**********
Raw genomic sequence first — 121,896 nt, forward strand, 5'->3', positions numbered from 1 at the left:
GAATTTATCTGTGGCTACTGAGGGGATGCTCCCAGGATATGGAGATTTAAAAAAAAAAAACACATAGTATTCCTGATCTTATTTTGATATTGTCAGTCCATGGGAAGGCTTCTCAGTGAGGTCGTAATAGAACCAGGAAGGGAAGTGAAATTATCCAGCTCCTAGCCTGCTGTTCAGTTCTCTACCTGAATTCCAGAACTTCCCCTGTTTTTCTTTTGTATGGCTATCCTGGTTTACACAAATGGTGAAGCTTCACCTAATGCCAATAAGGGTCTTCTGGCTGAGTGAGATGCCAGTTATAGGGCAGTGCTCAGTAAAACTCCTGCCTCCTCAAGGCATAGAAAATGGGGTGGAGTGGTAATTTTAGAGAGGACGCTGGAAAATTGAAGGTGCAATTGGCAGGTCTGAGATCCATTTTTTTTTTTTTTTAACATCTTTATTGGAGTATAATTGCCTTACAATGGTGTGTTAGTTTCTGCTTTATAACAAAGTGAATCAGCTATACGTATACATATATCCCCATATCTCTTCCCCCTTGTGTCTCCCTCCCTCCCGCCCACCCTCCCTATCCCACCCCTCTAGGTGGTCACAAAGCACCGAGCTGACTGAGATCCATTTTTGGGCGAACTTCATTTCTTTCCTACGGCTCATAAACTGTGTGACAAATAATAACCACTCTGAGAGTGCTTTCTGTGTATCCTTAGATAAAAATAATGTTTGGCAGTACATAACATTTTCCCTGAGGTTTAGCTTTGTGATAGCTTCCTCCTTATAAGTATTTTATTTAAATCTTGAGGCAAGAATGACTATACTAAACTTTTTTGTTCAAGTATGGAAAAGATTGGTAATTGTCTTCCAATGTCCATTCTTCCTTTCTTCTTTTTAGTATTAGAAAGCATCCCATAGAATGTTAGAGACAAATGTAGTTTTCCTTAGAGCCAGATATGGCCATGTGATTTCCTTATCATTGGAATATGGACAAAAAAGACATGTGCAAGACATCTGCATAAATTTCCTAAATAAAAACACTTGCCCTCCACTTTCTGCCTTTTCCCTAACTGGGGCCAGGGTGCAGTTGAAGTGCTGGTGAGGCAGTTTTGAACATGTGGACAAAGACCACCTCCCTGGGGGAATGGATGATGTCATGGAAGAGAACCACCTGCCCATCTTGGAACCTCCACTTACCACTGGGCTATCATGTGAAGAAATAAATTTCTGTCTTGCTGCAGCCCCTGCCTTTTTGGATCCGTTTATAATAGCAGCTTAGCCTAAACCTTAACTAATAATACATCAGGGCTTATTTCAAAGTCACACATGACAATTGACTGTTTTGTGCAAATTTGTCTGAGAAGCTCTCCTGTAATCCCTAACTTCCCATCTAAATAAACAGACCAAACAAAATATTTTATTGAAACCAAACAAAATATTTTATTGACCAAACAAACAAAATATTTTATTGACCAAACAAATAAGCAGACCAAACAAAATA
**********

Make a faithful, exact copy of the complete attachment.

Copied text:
Raw genomic sequence first — 121,896 nt, forward strand, 5'->3', positions numbered from 1 at the left:
GAATTTATCTGTGGCTACTGAGGGGATGCTCCCAGGATATGGAGATTTAAAAAAAAAAAACACATAGTATTCCTGATCTTATTTTGATATTGTCAGTCCATGGGAAGGCTTCTCAGTGAGGTCGTAATAGAACCAGGAAGGGAAGTGAAATTATCCAGCTCCTAGCCTGCTGTTCAGTTCTCTACCTGAATTCCAGAACTTCCCCTGTTTTTCTTTTGTATGGCTATCCTGGTTTACACAAATGGTGAAGCTTCACCTAATGCCAATAAGGGTCTTCTGGCTGAGTGAGATGCCAGTTATAGGGCAGTGCTCAGTAAAACTCCTGCCTCCTCAAGGCATAGAAAATGGGGTGGAGTGGTAATTTTAGAGAGGACGCTGGAAAATTGAAGGTGCAATTGGCAGGTCTGAGATCCATTTTTTTTTTTTTTTAACATCTTTATTGGAGTATAATTGCCTTACAATGGTGTGTTAGTTTCTGCTTTATAACAAAGTGAATCAGCTATACGTATACATATATCCCCATATCTCTTCCCCCTTGTGTCTCCCTCCCTCCCGCCCACCCTCCCTATCCCACCCCTCTAGGTGGTCACAAAGCACCGAGCTGACTGAGATCCATTTTTGGGCGAACTTCATTTCTTTCCTACGGCTCATAAACTGTGTGACAAATAATAACCACTCTGAGAGTGCTTTCTGTGTATCCTTAGATAAAAATAATGTTTGGCAGTACATAACATTTTCCCTGAGGTTTAGCTTTGTGATAGCTTCCTCCTTATAAGTATTTTATTTAAATCTTGAGGCAAGAATGACTATACTAAACTTTTTTGTTCAAGTATGGAAAAGATTGGTAATTGTCTTCCAATGTCCATTCTTCCTTTCTTCTTTTTAGTATTAGAAAGCATCCCATAGAATGTTAGAGACAAATGTAGTTTTCCTTAGAGCCAGATATGGCCATGTGATTTCCTTATCATTGGAATATGGACAAAAAAGACATGTGCAAGACATCTGCATAAATTTCCTAAATAAAAACACTTGCCCTCCACTTTCTGCCTTTTCCCTAACTGGGGCCAGGGTGCAGTTGAAGTGCTGGTGAGGCAGTTTTGAACATGTGGACAAAGACCACCTCCCTGGGGGAATGGATGATGTCATGGAAGAGAACCACCTGCCCATCTTGGAACCTCCACTTACCACTGGGCTATCATGTGAAGAAATAAATTTCTGTCTTGCTGCAGCCCCTGCCTTTTTGGATCCGTTTATAATAGCAGCTTAGCCTAAACCTTAACTAATAATACATCAGGGCTTATTTCAAAGTCACACATGACAATTGACTGTTTTGTGCAAATTTGTCTGAGAAGCTCTCCTGTAATCCCTAACTTCCCATCTAAATAAACAGACCAAACAAAATATTTTATTGAAACCAAACAAAATATTTTATTGACCAAACAAACAAAATATTTTATTGACCAAACAAATAAGCAGACCAAACAAAATA